When Nidal reached the Palestinian side of the crossing, members of the Palestinian internal security forces detained him for approximately an hour and interrogated him about his attempt to sneak into Israel. The security forces then took an affidavit from Nidal regarding his earlier arrest and took note of his cell phone number before releasing him. (Al-Haq Affidavit No. 9538/2014)
Malek Bassem Esseile – East Jerusalem
On Friday 18 April at approximately 6:00 pm, Malek, 13, and his friend Majd, 8, decided to return to their houses in the old city of Jerusalem after having spent some time practicing their parkour skills in the yards of Al-Aqsa Mosque. On their way home they saw stones on the ground left over from clashes that had taken place earlier that day between Palestinians and Israeli forces. An old man asked Malek and Majd to move a big rock out of the way. As Malek was about to pick up the rock, an Israeli police officer grabbed him from behind, pushed him on the floor and pressed his knees against his cheeks. The police officer twisted Malek’s arms behind his back, pulled him up and then punched him on his arm. The police officer then took hold of Malek by his shirt and dragged him along the street. Some of the young men in the vicinity intervened and told the police officer that Malek was a minor and should not be treated in this manner. The police officer responded by saying that Malek could have injured someone’s head by throwing the big rock. Meanwhile, Malek could see Majd being held by another police officer a few metres away.
Both Majd and Malek were taken to Beit Yahu police station in the old city. Malek recalls being escorted inside by a police officer before being seated in the hallway. The police officer asked Malek “Do you want to confess or not?” He raised his hand at Malek as if he was about to slap him. Malek denied being guilty of anything. There were three other police officers in the hallway, one of whom told Malek that when he was transferred to the next police station he should admit to throwing stones, as it would lower the penal sentence against him. In the time that Malek was held in the hallway, the police officers released Majd.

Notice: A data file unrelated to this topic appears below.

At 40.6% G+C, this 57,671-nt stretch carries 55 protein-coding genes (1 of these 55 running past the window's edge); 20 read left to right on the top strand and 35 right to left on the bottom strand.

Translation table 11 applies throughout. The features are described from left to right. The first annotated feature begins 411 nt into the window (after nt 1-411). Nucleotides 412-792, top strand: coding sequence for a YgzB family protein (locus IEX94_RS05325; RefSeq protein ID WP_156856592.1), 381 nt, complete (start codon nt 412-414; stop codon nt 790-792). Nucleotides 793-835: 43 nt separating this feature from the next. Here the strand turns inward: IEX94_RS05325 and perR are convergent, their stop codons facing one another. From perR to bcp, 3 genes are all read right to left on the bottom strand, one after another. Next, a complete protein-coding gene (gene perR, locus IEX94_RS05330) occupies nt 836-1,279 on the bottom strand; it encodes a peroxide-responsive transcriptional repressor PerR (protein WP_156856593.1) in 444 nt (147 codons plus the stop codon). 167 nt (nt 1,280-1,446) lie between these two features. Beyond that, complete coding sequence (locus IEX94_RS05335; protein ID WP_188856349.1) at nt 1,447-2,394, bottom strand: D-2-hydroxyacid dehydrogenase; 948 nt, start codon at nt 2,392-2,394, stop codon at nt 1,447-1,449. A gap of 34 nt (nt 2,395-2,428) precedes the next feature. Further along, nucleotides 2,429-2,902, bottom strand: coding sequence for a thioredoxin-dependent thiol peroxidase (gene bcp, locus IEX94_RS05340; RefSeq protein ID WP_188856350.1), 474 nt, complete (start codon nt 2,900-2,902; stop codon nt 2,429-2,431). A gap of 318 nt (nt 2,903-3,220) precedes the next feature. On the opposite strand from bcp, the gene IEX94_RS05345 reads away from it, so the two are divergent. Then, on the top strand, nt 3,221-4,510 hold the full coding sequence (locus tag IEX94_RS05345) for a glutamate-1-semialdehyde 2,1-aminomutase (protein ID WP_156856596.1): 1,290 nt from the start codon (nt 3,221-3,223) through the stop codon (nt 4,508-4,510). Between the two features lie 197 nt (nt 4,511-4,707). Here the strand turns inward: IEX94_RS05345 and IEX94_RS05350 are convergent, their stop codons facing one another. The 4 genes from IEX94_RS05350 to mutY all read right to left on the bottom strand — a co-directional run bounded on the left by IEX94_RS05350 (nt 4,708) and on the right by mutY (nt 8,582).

Malek was kept in the hallway for approximately half an hour, after which he was taken to another police station in the old city. His father, who had arrived shortly after Malek’s arrest, accompanied his son to the second police station. There, Malek and his father were taken into a room where an interrogator was waiting. The interrogator asked Malek’s father to turn off his cell phone and not to intervene in the course of the investigations. The interrogator then informed Malek that it would be in his own interest to admit to throwing a stone at a settler. Malek denied the accusation and asked the interrogator if he had evidence. The interrogator shouted at Malek, telling him again that he would be released only after he admitted to the act. Malek again denied the accusation.